These figures take account of the possibility that someone can have more than one diagnosis of cancer in their lifetime (‘Adjusted for Multiple Primaries’ (AMP) method).
All Cancers Combined (ICD-10 C00-C97 excluding C44, plus D32-D33, D35.2-D35.4, D42-D43, D44.3-D44.5), Estimated Lifetime Risk of Being Diagnosed, Men and Women Born After 1960, UK
Lifetime risk estimates calculated by the Statistical Information Team at Cancer Research UK. Based on Office for National Statistics (ONS) 2016-based Life expectancies and population projections. Accessed December 2017, and Smittenaar CR, Petersen KA, Stewart K, Moitt N. Cancer Incidence and Mortality Projections in the UK Until 2035. Brit J Cancer 2016.
Ahmad AS, Ormiston-Smith N, Sasieni PD. Trends in the lifetime risk of developing cancer in Great Britain: Comparison of risk for those born in 1930 to 1960. Br J Cancer 2015;bjc.2014:606.
Sasieni PD, Shelton J, Ormiston-Smith N, et al. What is the lifetime risk of developing cancer?: The effect of adjusting for multiple primaries. Br J Cancer, 2011. 105(3): p. 460-5.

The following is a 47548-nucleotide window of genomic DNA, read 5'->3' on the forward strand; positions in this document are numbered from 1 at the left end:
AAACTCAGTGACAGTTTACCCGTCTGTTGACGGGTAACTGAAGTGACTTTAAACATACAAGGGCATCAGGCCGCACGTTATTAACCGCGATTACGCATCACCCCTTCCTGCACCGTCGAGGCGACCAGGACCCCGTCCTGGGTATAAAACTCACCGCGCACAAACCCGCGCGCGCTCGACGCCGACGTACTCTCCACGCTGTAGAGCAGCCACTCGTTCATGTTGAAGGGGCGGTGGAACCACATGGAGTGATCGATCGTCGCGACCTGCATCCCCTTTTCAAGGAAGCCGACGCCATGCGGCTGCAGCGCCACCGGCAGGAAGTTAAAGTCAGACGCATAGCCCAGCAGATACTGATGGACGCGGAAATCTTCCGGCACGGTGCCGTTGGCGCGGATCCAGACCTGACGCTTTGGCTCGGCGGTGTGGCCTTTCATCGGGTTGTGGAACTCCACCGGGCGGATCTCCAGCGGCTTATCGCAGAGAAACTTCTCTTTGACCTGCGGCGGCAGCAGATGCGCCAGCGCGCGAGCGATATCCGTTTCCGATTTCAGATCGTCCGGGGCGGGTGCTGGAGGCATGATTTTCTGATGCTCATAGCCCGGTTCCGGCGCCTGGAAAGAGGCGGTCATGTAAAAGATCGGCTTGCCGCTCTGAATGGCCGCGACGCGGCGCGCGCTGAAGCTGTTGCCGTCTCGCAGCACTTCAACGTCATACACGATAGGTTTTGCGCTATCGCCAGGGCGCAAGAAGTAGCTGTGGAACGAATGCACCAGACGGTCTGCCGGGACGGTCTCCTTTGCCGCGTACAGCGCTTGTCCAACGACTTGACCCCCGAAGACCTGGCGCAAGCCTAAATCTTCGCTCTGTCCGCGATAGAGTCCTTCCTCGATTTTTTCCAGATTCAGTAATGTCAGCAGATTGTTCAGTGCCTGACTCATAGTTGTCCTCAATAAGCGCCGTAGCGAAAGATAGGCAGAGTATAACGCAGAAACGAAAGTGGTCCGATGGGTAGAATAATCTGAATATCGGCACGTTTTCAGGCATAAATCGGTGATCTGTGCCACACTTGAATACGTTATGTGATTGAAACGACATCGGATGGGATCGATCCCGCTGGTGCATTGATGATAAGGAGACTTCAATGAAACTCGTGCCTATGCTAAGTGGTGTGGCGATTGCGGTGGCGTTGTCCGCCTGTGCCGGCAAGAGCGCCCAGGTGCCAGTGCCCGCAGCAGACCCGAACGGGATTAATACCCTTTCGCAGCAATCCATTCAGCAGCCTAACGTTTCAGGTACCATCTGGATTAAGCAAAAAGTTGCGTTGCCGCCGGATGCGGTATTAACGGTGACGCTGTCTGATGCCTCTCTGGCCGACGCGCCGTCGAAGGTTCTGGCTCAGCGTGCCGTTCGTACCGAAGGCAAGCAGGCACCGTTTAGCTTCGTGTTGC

About this data
Data is for UK, past and projected cancer incidence and mortality and all-cause mortality rates for those born in 1961, ICD-10 C00-C97 excluding C44, plus D32-D33, D35.2-D35.4, D42-D43, D44.3-D44.5.
The calculations used past and projected cancer incidence and mortality and all-cause mortality rates for those born in 1961 to project risk over the lifetime of those born in 1961 (cohort method). Projections are based on observed incidence and mortality rates and therefore implicitly include changes in cancer risk factors, diagnosis and treatment.